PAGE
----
A young boy attempts to make the world a better place after his teacher gives him that chance.A young boy attempts to make the world a better place after his teacher gives him that chance.A young boy attempts to make the world a better place after his teacher gives him that chance.
The subject matter was well-realised, and that alone made it genuinely poignant. I have read some truly unfair reviews, that Pay It Forward is overly sentimental. No, it isn't. The ending was beautiful, and heart-rending too. When I saw this at school, I promised myself I wouldn't cry. But I did oddly enough, but it is very fair to say the ending was very moving, and added to the irony that the young boy Trevor, was unable to change his alcoholic mother's life. The scene in the hospital was also really sad, as I had genuine respect for all the characters.
There were unfortunately two flaws with the film. First of all, the script at times was a bit weak, especially when the three protagonists were not the focus. The other flaw was that sometimes the film's structure felt a little confused, but that's just me. Mimi Leder's direction was slick and attentive, the two ingredients you need to make this sort of film work.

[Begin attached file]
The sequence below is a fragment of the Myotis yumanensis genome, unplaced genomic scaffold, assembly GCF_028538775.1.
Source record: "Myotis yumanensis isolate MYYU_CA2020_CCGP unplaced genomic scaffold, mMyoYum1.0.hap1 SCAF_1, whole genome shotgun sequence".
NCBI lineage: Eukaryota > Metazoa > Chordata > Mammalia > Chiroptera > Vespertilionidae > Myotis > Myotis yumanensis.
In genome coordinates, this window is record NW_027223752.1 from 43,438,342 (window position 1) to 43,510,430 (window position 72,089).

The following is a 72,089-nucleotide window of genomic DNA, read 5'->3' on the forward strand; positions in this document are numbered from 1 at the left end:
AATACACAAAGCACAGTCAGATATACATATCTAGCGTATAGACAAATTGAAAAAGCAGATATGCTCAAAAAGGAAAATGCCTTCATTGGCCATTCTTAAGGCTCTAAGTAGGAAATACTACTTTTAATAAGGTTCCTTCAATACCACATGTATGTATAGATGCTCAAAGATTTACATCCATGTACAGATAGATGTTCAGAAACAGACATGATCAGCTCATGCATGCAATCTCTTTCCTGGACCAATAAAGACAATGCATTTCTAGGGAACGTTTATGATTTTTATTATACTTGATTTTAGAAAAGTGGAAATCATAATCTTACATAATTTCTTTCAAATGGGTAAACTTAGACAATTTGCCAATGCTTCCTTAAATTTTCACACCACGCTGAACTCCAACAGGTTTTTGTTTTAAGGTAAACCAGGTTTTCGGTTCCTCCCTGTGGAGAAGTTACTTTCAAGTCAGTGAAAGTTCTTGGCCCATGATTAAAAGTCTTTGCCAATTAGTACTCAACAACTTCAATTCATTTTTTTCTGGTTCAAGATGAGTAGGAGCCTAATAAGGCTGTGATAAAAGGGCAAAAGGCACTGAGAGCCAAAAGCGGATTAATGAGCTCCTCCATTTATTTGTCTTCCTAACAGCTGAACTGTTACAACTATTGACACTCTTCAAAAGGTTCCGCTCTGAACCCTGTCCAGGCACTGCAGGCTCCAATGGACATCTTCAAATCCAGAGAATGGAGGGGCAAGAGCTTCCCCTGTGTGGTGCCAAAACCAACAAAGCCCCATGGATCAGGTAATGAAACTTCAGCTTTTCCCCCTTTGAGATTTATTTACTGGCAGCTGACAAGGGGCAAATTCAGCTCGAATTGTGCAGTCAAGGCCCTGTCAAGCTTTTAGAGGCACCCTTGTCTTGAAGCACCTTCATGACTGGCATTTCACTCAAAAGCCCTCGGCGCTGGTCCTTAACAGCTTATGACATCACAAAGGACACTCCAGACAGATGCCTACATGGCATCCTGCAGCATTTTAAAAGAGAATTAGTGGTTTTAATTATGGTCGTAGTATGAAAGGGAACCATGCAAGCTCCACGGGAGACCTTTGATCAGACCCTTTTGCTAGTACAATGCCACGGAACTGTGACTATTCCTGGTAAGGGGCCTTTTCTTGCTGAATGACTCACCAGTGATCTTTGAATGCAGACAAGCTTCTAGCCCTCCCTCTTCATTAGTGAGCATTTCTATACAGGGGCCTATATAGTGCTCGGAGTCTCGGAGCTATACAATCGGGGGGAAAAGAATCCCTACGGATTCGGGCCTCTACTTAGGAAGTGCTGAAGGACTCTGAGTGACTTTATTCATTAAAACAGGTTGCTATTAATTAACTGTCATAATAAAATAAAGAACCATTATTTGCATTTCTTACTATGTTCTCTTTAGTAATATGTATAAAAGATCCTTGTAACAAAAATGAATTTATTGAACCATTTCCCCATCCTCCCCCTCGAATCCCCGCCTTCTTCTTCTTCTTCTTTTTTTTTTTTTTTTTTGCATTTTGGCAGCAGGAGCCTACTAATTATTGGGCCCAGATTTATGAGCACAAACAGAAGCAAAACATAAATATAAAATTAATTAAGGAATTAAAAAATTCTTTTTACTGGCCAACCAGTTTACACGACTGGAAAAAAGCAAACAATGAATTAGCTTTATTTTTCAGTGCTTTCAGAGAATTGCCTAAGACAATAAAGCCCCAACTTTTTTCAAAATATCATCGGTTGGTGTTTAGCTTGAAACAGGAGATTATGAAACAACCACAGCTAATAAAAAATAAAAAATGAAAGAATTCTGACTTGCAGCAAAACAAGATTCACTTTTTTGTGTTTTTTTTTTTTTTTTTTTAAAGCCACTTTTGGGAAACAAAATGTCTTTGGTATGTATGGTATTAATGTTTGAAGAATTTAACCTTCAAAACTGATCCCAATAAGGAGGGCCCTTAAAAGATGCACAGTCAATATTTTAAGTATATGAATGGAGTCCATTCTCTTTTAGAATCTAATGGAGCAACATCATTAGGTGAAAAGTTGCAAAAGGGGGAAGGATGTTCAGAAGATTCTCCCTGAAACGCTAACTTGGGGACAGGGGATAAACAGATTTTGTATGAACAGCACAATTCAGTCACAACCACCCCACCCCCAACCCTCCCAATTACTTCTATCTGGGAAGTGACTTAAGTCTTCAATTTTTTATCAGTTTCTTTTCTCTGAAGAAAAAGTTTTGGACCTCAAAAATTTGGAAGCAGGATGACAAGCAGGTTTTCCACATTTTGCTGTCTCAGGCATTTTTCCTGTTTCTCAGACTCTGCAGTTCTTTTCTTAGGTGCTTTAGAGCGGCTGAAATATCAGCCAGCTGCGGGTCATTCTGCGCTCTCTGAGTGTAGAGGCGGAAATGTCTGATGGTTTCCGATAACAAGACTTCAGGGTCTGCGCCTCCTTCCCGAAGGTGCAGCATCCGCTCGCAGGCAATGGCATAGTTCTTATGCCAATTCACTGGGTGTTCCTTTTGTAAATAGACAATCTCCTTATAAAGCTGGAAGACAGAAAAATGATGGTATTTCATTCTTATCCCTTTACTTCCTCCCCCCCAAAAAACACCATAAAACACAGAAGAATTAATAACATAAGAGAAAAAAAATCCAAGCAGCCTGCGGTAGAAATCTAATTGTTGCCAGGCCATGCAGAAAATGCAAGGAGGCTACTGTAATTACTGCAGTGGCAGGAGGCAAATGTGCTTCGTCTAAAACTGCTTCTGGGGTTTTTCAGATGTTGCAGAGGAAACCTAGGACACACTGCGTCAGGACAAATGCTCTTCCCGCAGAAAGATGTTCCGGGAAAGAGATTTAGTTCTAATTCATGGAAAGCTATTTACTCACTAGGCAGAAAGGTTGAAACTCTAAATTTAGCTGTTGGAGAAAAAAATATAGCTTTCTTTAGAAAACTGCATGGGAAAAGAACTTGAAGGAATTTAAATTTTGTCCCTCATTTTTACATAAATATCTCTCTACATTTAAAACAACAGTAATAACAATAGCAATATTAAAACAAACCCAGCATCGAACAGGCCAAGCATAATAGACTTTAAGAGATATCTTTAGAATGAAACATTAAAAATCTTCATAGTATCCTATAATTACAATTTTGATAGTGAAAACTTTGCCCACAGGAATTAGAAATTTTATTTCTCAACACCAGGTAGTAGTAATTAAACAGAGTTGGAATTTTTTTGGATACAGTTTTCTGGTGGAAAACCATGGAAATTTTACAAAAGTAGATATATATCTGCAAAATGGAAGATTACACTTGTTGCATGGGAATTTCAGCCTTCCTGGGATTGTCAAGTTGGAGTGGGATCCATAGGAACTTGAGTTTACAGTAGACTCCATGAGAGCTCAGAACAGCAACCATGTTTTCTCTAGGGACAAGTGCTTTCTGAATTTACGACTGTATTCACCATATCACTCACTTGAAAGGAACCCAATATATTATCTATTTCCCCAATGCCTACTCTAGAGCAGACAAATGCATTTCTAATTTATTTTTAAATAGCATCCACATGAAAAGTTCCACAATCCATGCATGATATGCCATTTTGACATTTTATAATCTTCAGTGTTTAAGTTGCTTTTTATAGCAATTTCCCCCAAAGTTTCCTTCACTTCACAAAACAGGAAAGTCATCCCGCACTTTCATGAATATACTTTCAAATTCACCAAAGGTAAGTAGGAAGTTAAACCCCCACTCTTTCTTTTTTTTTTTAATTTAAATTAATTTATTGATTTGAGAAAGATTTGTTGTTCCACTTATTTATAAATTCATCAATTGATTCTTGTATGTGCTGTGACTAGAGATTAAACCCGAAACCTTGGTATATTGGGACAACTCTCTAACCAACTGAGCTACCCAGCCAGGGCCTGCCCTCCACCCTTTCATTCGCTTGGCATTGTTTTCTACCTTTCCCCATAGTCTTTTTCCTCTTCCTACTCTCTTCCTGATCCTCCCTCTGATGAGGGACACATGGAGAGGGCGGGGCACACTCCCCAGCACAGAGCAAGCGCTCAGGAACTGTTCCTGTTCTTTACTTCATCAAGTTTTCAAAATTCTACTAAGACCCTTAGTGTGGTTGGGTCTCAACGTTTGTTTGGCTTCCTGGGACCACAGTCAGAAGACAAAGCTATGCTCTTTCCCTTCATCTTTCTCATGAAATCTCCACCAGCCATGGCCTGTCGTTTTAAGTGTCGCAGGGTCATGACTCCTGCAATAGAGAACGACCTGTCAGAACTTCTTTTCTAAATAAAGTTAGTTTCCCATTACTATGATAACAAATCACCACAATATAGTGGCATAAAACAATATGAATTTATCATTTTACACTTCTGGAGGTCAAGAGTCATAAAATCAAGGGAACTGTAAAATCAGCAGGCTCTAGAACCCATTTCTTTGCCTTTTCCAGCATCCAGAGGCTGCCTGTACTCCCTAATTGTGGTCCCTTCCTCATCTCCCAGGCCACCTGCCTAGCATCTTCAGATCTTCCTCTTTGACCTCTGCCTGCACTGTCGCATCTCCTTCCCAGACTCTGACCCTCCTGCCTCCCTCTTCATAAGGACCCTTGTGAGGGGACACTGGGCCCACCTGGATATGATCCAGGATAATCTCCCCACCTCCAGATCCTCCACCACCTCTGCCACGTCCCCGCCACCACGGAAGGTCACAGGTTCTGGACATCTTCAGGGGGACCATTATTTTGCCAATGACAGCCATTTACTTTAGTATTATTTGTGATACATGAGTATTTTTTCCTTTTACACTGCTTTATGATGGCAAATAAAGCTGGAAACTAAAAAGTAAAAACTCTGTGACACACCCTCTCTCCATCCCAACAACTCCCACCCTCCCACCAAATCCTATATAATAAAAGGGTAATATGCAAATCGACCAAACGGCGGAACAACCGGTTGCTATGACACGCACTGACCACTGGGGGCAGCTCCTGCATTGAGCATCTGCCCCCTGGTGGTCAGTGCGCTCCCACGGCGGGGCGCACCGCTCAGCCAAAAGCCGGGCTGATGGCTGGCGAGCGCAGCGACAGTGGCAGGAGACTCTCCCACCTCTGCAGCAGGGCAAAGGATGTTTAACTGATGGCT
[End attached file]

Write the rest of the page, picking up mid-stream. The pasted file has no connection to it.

The performances of the three leads were what held this film together. A wonderfully restrained Kevin Spacey played the disfigured teacher, and the scene where we find out what happened to him was shocking to say the least. Helen Hunt matched him beautifully as the mother, who tries to block out her painful life(prostitution, domestic abuse, an alcoholic family member) with drink, much to the despair of her son, Trevor. The real star is Haley Joel Osment, possibly the most talented child actor on film, who perfectly conveyed the 11 year old boy who wants to make a difference. Who wouldn't? All in all, a thoughtful and insightful film, that is genuinely moving. It isn't the most moving film ever, but it is definitely underrated. 8/10 Bethany Cox
- Mar 11, 2009